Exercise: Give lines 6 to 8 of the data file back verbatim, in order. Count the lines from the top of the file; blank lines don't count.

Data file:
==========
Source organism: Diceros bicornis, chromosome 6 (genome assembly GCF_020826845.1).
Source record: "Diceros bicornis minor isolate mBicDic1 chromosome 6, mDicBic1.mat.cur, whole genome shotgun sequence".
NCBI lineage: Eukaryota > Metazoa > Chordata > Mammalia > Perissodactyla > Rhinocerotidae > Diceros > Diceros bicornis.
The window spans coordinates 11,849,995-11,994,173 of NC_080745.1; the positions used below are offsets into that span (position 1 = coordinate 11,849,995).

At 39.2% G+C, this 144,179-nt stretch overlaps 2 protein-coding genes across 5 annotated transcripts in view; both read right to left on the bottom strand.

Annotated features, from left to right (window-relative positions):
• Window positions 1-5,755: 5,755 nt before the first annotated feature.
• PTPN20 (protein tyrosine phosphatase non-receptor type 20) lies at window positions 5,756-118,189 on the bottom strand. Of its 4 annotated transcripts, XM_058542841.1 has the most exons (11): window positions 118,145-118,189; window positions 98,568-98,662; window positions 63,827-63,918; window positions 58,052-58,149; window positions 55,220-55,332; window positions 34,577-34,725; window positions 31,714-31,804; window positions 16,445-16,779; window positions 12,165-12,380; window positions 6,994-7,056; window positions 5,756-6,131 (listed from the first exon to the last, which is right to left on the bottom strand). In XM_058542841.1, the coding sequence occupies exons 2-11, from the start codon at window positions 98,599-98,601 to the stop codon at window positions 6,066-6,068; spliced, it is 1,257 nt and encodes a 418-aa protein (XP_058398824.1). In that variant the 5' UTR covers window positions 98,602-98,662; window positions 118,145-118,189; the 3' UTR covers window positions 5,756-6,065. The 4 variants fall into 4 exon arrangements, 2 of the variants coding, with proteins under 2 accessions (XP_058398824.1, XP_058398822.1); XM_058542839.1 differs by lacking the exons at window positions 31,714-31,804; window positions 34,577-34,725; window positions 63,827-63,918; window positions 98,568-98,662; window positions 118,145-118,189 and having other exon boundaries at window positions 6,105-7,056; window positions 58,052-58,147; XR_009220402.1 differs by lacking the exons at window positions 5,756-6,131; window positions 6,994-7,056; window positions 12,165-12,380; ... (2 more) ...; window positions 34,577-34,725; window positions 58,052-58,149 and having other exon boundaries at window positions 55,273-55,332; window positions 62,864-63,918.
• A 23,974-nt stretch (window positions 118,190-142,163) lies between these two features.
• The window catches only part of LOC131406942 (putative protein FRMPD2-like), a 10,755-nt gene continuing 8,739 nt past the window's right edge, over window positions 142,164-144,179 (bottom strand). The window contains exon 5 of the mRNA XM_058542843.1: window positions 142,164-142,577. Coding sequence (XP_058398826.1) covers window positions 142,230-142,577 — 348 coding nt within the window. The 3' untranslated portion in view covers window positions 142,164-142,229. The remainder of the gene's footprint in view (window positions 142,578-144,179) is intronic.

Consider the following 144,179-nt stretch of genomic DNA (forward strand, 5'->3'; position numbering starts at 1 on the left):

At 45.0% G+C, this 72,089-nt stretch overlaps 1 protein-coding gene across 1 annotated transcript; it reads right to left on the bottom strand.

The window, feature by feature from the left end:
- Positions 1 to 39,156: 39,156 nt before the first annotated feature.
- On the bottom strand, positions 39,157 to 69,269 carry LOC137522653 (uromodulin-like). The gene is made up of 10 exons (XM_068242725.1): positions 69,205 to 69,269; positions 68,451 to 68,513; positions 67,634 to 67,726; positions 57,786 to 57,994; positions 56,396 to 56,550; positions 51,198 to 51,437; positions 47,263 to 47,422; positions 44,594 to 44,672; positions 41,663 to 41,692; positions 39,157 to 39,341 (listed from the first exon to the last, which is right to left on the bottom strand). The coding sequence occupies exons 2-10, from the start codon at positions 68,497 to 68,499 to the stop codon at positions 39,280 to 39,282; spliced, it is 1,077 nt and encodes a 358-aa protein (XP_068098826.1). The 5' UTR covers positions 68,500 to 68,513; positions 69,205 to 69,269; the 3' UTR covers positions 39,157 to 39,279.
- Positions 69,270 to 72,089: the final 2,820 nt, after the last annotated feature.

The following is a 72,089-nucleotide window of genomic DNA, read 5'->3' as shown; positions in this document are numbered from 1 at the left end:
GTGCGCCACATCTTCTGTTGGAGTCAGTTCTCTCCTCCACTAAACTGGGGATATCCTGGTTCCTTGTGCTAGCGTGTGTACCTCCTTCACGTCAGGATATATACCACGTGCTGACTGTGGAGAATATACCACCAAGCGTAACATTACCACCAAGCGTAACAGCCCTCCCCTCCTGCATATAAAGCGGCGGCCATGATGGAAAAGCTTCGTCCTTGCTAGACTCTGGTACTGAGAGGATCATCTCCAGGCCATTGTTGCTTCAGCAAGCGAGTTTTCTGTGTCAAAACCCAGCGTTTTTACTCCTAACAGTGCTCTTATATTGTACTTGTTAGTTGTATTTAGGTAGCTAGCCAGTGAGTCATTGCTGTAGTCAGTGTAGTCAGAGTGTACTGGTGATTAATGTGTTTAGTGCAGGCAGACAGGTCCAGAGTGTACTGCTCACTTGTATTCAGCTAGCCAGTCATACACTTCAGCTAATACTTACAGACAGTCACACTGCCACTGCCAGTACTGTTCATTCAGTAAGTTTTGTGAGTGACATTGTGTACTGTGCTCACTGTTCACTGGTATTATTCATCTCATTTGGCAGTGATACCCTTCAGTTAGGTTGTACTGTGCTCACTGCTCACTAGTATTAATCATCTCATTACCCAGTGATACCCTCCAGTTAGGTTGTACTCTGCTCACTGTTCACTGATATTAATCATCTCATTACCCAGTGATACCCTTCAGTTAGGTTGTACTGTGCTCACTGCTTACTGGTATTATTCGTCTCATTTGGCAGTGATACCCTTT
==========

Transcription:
Annotated features, from left to right (window-relative positions):
• Window positions 1-5,755: 5,755 nt before the first annotated feature.
• PTPN20 (protein tyrosine phosphatase non-receptor type 20) lies at window positions 5,756-118,189 on the bottom strand. Of its 4 annotated transcripts, XM_058542841.1 has the most exons (11): window positions 118,145-118,189; window positions 98,568-98,662; window positions 63,827-63,918; window positions 58,052-58,149; window positions 55,220-55,332; window positions 34,577-34,725; window positions 31,714-31,804; window positions 16,445-16,779; window positions 12,165-12,380; window positions 6,994-7,056; window positions 5,756-6,131 (listed from the first exon to the last, which is right to left on the bottom strand). In XM_058542841.1, the coding sequence occupies exons 2-11, from the start codon at window positions 98,599-98,601 to the stop codon at window positions 6,066-6,068; spliced, it is 1,257 nt and encodes a 418-aa protein (XP_058398824.1). In that variant the 5' UTR covers window positions 98,602-98,662; window positions 118,145-118,189; the 3' UTR covers window positions 5,756-6,065. The 4 variants fall into 4 exon arrangements, 2 of the variants coding, with proteins under 2 accessions (XP_058398824.1, XP_058398822.1); XM_058542839.1 differs by lacking the exons at window positions 31,714-31,804; window positions 34,577-34,725; window positions 63,827-63,918; window positions 98,568-98,662; window positions 118,145-118,189 and having other exon boundaries at window positions 6,105-7,056; window positions 58,052-58,147; XR_009220402.1 differs by lacking the exons at window positions 5,756-6,131; window positions 6,994-7,056; window positions 12,165-12,380; ... (2 more) ...; window positions 34,577-34,725; window positions 58,052-58,149 and having other exon boundaries at window positions 55,273-55,332; window positions 62,864-63,918.